Malaysian Food Favourites – Penang Hokkien Mee [MFF2]

September 6, 2010 at 12:28 am

“Now, here is a man who really respects food”, my brother says one morning as he, my mother and I were having brunch at Kafe Khoon Hian, opposite the former Federal Cinema on Jalan Dato’ Keramat, Penang.

The object of his appreciation is the Hokkien Mee he has in front of him. I look up rather nonchalantly and wonder why this Hokkien Mee was so different from others to merit this comment. Well, I wonder no more when I take my first bite of the pork with the noodles.

The pork is soft and tender, but I know this was not the main reason for my brother’s comment. It is because the pork and the shrimp are extremely tasty. The man who sells the Hokkien Mee had taken the trouble to pre-cook the pork, shrimp and egg separately, and those condiments had been infused with the soya sauce and chilli they were cooked in.

The finished product - Penang Hokkien Mee

The finished product - Penang Hokkien Mee

Not only are they tasty, they look very good, too, unlike many other Hokkien Mee stalls which had pork and shrimp that were just boiled. The pork is often dry and slightly chewy, and off-white in colour. I don’t think the colour is a big problem, but I think the brownish pre-cooked pork looks – and tastes – lots better.

Hokkien Mee, as it is known in Penang, is yellow noodles and mee hoon, thin white rice noodles, served in a bowl of prawn and spice broth with pieces of pork, shrimp, hard-boiled egg, bean sprouts, kangkung (water convolvulus) and garnished with some crunchy deep fried onions that adds a subtle flavour to the dish.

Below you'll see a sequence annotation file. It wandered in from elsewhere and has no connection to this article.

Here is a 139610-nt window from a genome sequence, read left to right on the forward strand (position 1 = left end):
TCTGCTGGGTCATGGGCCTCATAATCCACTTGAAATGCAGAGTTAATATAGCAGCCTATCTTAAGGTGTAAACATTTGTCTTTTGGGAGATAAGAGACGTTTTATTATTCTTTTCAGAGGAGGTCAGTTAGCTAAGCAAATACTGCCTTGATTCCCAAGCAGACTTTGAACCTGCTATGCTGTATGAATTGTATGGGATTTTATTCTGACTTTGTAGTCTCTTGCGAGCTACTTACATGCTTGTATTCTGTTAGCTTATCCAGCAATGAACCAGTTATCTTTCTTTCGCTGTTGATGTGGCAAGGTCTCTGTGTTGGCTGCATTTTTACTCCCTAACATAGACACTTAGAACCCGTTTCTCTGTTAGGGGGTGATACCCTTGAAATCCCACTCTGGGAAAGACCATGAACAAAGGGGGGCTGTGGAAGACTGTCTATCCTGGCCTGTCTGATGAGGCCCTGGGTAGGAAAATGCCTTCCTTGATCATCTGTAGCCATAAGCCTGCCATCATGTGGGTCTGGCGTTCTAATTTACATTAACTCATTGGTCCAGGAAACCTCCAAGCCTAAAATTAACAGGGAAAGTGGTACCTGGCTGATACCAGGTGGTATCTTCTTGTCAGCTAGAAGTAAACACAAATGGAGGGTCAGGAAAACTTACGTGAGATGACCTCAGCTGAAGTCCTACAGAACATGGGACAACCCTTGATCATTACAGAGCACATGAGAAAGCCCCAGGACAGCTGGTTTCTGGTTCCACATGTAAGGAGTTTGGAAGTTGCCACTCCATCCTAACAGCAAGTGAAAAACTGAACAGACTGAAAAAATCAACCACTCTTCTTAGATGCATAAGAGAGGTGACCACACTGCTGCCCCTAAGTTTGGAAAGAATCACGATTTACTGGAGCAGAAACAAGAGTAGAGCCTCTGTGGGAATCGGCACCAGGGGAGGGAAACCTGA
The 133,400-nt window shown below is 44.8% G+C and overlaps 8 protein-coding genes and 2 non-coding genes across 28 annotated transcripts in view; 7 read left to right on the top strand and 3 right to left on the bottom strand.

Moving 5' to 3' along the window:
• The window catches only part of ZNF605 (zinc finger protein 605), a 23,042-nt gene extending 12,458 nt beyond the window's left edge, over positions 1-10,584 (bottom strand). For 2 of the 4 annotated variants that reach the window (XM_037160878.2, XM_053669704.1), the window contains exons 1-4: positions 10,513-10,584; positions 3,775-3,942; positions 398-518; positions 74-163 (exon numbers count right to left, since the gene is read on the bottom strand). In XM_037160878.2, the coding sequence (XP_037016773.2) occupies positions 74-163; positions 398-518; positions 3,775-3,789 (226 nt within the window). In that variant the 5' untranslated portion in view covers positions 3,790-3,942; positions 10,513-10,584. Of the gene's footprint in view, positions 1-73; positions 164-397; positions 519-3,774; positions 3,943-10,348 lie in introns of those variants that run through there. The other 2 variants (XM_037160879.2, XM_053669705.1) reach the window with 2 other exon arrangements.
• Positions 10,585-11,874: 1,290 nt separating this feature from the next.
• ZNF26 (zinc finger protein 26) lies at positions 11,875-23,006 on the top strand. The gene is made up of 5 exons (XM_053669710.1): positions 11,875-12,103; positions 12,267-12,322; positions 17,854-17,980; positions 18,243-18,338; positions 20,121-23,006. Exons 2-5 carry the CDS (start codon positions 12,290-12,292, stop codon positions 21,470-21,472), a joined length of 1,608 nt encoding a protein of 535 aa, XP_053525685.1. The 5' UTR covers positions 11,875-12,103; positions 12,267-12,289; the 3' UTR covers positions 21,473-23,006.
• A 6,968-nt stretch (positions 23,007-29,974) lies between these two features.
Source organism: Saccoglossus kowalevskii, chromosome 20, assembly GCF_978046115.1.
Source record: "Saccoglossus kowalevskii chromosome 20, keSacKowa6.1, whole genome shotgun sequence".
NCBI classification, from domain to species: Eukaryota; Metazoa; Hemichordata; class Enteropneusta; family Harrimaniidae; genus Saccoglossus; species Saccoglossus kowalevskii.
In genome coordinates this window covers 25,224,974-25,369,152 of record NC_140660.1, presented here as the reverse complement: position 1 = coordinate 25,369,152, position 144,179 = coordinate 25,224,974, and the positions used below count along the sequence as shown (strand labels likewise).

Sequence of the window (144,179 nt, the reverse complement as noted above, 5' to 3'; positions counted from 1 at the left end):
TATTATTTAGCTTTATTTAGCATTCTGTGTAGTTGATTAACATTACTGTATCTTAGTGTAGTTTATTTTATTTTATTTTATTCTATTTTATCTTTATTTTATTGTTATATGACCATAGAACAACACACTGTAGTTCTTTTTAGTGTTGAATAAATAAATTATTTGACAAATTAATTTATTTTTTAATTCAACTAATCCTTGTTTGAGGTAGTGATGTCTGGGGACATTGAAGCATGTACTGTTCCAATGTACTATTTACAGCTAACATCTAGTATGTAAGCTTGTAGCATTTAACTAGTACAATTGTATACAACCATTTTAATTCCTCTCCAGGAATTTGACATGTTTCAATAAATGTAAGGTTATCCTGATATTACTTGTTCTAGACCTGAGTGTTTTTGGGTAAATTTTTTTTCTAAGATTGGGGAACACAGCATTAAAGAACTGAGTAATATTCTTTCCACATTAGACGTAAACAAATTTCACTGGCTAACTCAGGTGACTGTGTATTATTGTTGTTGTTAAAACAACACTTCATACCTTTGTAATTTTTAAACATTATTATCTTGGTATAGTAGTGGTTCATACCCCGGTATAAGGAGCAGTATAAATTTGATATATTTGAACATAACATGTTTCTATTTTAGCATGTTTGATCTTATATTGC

A simple stall selling hokkien mee

A simple stall selling hokkien mee

Hokkien Mee should not be confused with Hokkien Char, which uses both the yellow mee and mee hoon, but it is stir-fried with pork and prawns in a soya sauce gravy. Hokkien Char is not at all similar to Hokkien Mee, which is a soup-based dish. Things may get a little confusing here because in Kuala Lumpur, Hokkien Char is known as Hokkien Mee, whereas the Hokkien Mee, I believe, is called Penang Har Mee, or Prawn Noodles.

After finishing my yummy Hokkien Mee, I go over to ask the proprietor if I could take pictures. The humble man laughs and says “Okay, as long as you don’t post it on the ‘net!” That is not good, as my main reason IS to post his Hokkien Mee on this blog. But he is just joking and asks me why I wanted to post his stall on he blog when his Hokkien Mee was “not tasty”.

I say it IS tasty and right on cue, a lady in her 60-s comes to the stall to order a packet of Hokkien Mee to take home. She is a regular who buys the noodles for her grandchild who had just recently left home to go to university, but today the noodles were for her. I think she must have missed her grandchild. She talks to the proprietor and his wife and she tells them that her grandchild will be coming for his favourite Hokkien Mee as soon as he comes home. She says that he gets to eat Hokkien Mee where he is studying now, but the Hokkien Mee there just can’t hold a candle to this stall.

I hang around to take pictures and I talk to the friendly and polite proprietor and his wife. The man tells me that the soup is what makes a Hokkien Mee great, and he is right. His clear, caramel-coloured soup really tasted flavourful and sweet, the way that seafood broth should. He makes his soup by boiling prawns and spices, and I am sure he nust use quite a lot of prawns for the soup to take on the sweet flavour.

The ingredients are all painstakingly prepared

The ingredients are all painstakingly prepared

He does not stint on ingredients and makes sure it is steaming hot before he serves it. Not only that, at RM3 a bowl, he does not overcharge. These are the reasons why I think his Hokkien Mee is above par, much, much, very much better than the many Hokkien Mee stalls today.

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